The Promulgation of Universal Peace, pp: 214-215

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13 February ― 7 Mulk   Leave a comment

Husayn decided to accept their invitations. Many close friends and even his younger brother advised him not to rely on the inhabitants of ‘Iraq and their pledges. They proposed that, if he intended to go away, he should choose Yemen where the followers of the Prophet were steadfast and truthful. Some of the tribesmen of the desert also warned him against the people of Kufah, saying, “Their hearts may be with you, but their spears and swords will be against you.” A Shaykh asked Husayn where he would go. On hearing his reply, “To Kufah”, in great agony the Shaykh exclaimed, “They will receive you on the points of their lances and the edges of their swords”. But Husayn was undaunted by danger, choosing to tread the path most acceptable to his Lord and Creator.

Hand of the Cause of God Abu’l-Qasim Faizi

The Prince of Martyrs, pp: 24-25

MORNING:

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Incline your ears, O friends of God, to the voice of Him Whom the world hath wronged, and hold fast unto whatsoever will exalt His Cause. He, verily, guideth whomsoever He pleaseth unto His straight Path. This is a Revelation that infuseth strength into the feeble, and crowneth with wealth the destitute.

With the utmost friendliness and in a spirit of perfect fellowship take ye counsel together, and dedicate the precious days of your lives to the betterment of the world and the promotion of the Cause of Him Who is the Ancient and Sovereign Lord of all. He, verily, enjoineth upon all men what is right, and forbiddeth whatsoever degradeth their station.

—His Holiness Bahá’u’lláh

Gleanings from the Writings of Bahá’u’lláh, pp: 183-184

IMG_4756EVENING:

The Day Star of Truth that shineth in its meridian splendor beareth Us witness! They who are the people of God have no ambition except to revive the world, to ennoble its life, and regenerate its peoples. Truthfulness and good-will have, at all times, marked their relations with all men. Their outward conduct is but a reflection of their inward life, and their inward life a mirror of their outward conduct. No veil hideth or obscureth the verities on which their Faith is established. Before the eyes of all men these verities have been laid bare, and can be unmistakably recognized. Their very acts attest the truth of these words.

—His Holiness Bahá’u’lláh

Gleanings from the Writings of Bahá’u’lláh, pp: 270-271

FROM HIS HOLINESS ‘ABDU’L-BAHÁ:

Verily, I read thy magnificent letter, thy brilliant writing, and found its meanings as the chanting of the verses of guidance and its foundation based on righteousness and piety. Verily I beseech God to make thee a sign of supplication, humbleness and submissiveness unto God, so that thou mayest commune with thy Lord, in the gloomy hours of night and in the morn and eve while being enkindled with the fire of the love of God, attracted to His fragrances of holiness, strengthened by His Spirit, speaking His praise and bowing down before His Threshold of Sanctity. Verily, He is the Assister, the Beneficent!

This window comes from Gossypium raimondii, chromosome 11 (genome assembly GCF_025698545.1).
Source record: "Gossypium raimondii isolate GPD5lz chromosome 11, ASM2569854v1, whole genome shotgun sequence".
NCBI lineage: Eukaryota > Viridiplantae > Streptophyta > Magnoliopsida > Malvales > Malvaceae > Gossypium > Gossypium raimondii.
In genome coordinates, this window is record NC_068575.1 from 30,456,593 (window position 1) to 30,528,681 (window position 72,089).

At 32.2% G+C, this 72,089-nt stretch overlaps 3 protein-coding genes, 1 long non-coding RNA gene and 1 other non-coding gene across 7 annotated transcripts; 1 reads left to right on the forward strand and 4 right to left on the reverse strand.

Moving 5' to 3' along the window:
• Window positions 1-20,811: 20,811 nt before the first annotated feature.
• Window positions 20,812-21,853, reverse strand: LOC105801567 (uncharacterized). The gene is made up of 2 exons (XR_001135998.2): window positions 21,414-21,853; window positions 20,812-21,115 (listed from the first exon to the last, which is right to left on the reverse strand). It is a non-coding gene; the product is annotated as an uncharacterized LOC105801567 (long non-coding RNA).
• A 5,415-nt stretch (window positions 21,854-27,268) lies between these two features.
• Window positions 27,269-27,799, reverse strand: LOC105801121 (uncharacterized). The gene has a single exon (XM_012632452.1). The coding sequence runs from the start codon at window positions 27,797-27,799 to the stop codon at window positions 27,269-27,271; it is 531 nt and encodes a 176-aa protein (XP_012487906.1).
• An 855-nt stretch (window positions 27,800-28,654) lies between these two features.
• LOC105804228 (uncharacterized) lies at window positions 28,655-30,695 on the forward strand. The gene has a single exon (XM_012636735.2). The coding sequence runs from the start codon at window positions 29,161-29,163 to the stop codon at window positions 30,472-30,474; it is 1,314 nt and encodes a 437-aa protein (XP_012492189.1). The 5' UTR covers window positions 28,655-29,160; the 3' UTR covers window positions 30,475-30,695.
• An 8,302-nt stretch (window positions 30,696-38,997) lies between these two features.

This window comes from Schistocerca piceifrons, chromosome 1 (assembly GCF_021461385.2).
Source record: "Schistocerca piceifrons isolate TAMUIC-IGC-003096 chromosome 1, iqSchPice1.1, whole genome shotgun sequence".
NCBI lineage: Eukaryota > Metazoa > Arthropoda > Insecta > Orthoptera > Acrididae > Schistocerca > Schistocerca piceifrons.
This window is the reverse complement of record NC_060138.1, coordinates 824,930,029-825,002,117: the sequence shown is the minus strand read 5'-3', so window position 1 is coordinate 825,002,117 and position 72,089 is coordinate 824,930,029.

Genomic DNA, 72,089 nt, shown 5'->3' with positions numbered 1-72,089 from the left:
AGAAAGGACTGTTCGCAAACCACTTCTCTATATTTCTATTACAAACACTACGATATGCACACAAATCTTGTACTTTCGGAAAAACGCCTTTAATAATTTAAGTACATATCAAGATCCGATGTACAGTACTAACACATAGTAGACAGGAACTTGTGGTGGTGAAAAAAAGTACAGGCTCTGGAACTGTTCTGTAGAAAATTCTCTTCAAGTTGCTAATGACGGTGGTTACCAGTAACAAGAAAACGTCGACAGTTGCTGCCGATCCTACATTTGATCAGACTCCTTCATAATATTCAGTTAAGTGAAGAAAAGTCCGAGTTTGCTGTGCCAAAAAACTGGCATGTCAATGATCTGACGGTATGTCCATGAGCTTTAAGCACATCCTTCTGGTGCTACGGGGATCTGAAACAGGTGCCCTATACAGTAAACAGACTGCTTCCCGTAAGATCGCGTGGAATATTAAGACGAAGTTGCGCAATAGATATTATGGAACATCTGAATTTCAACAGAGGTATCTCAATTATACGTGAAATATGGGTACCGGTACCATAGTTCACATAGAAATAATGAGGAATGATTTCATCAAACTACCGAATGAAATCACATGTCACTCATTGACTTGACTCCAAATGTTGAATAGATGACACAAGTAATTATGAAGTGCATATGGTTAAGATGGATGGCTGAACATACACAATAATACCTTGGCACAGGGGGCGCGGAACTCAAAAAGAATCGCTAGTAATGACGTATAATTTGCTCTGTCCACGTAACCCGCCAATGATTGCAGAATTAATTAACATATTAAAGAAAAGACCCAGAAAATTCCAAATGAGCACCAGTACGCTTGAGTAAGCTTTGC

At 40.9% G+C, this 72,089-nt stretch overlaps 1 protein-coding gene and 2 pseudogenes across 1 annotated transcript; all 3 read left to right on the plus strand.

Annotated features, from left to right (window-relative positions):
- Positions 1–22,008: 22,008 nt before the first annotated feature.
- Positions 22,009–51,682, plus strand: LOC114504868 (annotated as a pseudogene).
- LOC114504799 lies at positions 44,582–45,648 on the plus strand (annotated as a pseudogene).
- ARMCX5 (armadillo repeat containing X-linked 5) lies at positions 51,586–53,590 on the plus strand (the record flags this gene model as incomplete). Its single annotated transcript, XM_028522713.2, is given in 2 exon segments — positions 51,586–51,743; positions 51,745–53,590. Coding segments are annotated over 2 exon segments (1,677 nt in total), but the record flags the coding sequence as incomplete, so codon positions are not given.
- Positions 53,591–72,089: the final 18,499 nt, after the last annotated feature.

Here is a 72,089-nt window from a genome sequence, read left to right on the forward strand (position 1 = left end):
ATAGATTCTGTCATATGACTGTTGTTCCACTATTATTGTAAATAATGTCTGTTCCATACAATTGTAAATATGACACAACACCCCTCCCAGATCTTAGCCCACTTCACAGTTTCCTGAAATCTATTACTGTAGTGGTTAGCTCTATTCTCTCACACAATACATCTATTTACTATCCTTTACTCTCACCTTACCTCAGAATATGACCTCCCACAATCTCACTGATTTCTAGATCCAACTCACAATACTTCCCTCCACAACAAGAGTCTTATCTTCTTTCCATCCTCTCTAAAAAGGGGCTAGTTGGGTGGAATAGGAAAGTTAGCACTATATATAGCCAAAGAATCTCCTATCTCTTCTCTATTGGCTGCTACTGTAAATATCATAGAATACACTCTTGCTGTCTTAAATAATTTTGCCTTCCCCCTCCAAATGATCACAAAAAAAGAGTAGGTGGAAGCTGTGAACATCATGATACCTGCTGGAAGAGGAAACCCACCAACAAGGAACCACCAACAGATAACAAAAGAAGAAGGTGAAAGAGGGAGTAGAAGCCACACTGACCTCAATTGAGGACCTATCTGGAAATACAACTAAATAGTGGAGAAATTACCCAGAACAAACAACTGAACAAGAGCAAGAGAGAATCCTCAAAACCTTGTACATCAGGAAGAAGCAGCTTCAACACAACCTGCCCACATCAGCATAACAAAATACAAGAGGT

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Then know thou that, verily, the hosts of confirmation from the Kingdom of God will assist every soul who is severed from aught else save God, is associated with commemoration of God and is rejoiced at the glad-tidings of God. Cut thyself from this world and rely on the Supreme Concourse, so that thou mayest hear the call from the Lofty Apex and thy face may become illumined with a light shining forth from the Kingdom of El-ABHÁ.

Tablets of Abdu’l-Bahá v1, p. 74

21 May ― 5 ‘Azamat   Leave a comment

The grassroots effort of the Bahá’ís should prepare the ground for the transition from the present system of national sovereignty to a system of world government. This it can do by concentrating on wide and continual dissemination of the Peace Statement whose contents should be known by the generality of humanity, on engaging people from all walks of life in discussions on peace, and on instilling and encouraging a sense of personal commitment to the prerequisites of peace. In a word, what is needed now is a world-wide consciousness of not only the requirements but also the possibility, and inevitability, of peace. Therefore, our immediate and inescapable task as Bahá’ís is to imbue the populations with such hope.

 

Written on behalf of

The Universal House of Justice

The Bahá’í World Centre

Department of the Secretariat

17 June 1987

 

MORNING:

We have enjoined upon all mankind to establish the Most Great Peace — the surest of all means for the protection of humanity. The sovereigns of the world should, with one accord, hold fast thereunto, for this is the supreme instrument that can ensure the security and welfare of all peoples and nations. They, verily, are the manifestations of the power of God and the daysprings of His authority. We beseech the Almighty that He may graciously assist them in that which is conducive to the well-being of their subjects.